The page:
Why Teachers Deserve a Better Deal

Posted on 27 April 2019

Teacher pay is a hot topic in 2019, with the threat of strikes in primary and secondary education. Teachers have been offered higher pay, but is it enough?

A combination of factors are causing angst within the public education sector and have resulted in teacher shortages in many areas:

  • Teacher pay has increased less than many other industries over the last 10 years.
  • Housing costs have increased much faster than salaries, especially in Auckland.
  • The teaching workforce is ageing; not enough new teachers are entering the profession.
  • Teacher training enrolments declined over 2010-2016 (though are starting to recover).
  • Increased immigration has meant many more children to teach.

Teachers are not alone in complaining of the increasing cost of living outstripping slower pay increases. Employees in many other professions are also experiencing pain. However teachers are on fixed pay scales and by and large don't have the power to increase pay by switching to different schools. Some teachers could leave the public school system or change careers but if done at scale there would be severe teacher shortages within public schools.

Q4/2008 Q4/2018 % increase
Auckland House Prices 440,000 863,000 96.1%
NZ House Prices 330,000 560,000 69.7%
Public Admin Pay 1021.22 1401.46 37.2%
Internet/Media Pay 1052.41 1387.99 31.9%
Healthcare/Social Pay 744.75 1001.47 34.5%
Education/Training Pay 886.91 1057.66 19.3%

Median house price data (REINZ)
QES Average Weekly Total Earnings (Employees) - stats.govt.nz

Specifically on the topic of teacher pay we can see in the attached chart of average weekly pay over the last 10 years that teacher salaries have underperformed some other key industries. Workers in the Internet, Media and Telecommunications industry, and in Public Administration and Safety have higher total pay and have also experienced higher salary increases over the last 10 years.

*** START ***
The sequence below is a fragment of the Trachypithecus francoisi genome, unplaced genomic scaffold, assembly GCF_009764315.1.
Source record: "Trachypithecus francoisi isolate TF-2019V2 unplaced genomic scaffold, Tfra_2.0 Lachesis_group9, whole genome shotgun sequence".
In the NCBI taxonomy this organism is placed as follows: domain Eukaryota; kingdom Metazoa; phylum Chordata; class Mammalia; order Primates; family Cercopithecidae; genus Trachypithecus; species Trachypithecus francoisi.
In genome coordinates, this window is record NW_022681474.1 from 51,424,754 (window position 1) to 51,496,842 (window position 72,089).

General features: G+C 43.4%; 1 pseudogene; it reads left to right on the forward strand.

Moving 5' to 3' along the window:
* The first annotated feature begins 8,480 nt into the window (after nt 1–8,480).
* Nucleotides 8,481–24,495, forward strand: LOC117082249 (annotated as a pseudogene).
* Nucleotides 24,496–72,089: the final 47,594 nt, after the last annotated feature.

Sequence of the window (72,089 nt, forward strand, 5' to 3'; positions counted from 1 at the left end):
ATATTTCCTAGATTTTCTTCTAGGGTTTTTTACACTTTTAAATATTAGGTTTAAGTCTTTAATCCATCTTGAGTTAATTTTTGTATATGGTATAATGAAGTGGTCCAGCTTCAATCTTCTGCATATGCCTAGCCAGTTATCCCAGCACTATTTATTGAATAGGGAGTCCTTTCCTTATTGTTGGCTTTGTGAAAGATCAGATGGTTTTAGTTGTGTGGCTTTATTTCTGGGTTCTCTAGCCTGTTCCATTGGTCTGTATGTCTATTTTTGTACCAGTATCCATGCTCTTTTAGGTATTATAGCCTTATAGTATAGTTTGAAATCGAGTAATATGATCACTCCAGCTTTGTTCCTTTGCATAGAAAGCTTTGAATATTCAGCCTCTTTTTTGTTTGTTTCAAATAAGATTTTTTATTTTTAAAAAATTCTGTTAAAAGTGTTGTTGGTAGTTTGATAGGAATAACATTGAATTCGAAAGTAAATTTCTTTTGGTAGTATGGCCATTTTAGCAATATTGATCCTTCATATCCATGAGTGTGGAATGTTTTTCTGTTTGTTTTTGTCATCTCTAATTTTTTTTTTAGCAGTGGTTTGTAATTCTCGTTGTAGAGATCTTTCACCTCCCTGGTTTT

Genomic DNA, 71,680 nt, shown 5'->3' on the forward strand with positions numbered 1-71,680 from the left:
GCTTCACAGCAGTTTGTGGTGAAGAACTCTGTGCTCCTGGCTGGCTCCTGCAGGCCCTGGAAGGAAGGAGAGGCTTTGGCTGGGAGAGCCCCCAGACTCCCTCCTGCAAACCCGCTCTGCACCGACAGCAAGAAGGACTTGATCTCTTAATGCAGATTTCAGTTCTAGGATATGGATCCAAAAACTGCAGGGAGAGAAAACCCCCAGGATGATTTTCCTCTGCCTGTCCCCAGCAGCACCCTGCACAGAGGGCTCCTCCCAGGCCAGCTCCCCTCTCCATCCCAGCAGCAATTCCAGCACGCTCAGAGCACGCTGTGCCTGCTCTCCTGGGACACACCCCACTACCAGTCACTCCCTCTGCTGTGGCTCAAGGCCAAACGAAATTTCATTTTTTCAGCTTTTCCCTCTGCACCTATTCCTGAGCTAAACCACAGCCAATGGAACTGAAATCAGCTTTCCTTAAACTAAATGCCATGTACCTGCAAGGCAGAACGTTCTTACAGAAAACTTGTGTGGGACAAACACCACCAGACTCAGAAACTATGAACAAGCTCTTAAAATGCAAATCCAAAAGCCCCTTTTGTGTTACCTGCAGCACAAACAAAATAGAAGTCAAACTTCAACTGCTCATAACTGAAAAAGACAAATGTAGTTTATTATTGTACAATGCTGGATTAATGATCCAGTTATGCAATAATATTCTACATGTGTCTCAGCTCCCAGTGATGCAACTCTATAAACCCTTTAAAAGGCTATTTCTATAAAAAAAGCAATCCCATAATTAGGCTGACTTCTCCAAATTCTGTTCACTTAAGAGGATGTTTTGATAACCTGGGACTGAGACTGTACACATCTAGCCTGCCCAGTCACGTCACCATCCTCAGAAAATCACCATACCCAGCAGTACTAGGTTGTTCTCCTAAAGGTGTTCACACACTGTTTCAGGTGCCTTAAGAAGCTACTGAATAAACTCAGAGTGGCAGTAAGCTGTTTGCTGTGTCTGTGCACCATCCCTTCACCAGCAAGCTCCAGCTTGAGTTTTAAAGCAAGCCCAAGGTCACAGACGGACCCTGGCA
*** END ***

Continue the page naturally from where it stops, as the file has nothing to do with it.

Workers in Health Care and Social Assistance have lower weekly pay on average, but have received higher average pay increases over the last 10 years than employees in the Education and Training sector.

To help resolve these issues teachers have asked for:

  • More teachers, so children get more attention.
  • More resources to support children with additional learning needs.
  • A substantial pay increase to compensate for higher living costs.

Private sector employees may not see industrial action as justified, but there's much more freedom to individually negotiate salaries and change employers in the private sector.

On balance it would seem that Teachers are well justified to push for a better pay deal in 2019.


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Hi There,
Love your graph. Any ideas why Education and Training has a 'bump' every year in what looks like the first quarter?

Great article, I especially the graphs of teacher compensation against housing prices. However, your data of education and training salaries could be misleading in the way its presented. The three industries education and training are compared against are all in high demand for employee's. There are many other professions in New Zealand which have had wage growth rates similar to teachers and educators. The root cause of the teacher pay crisis is the cost of living in New Zealand. Increasing pay for teacher, nurses and other people in the public sector will just add fuel to the fire.


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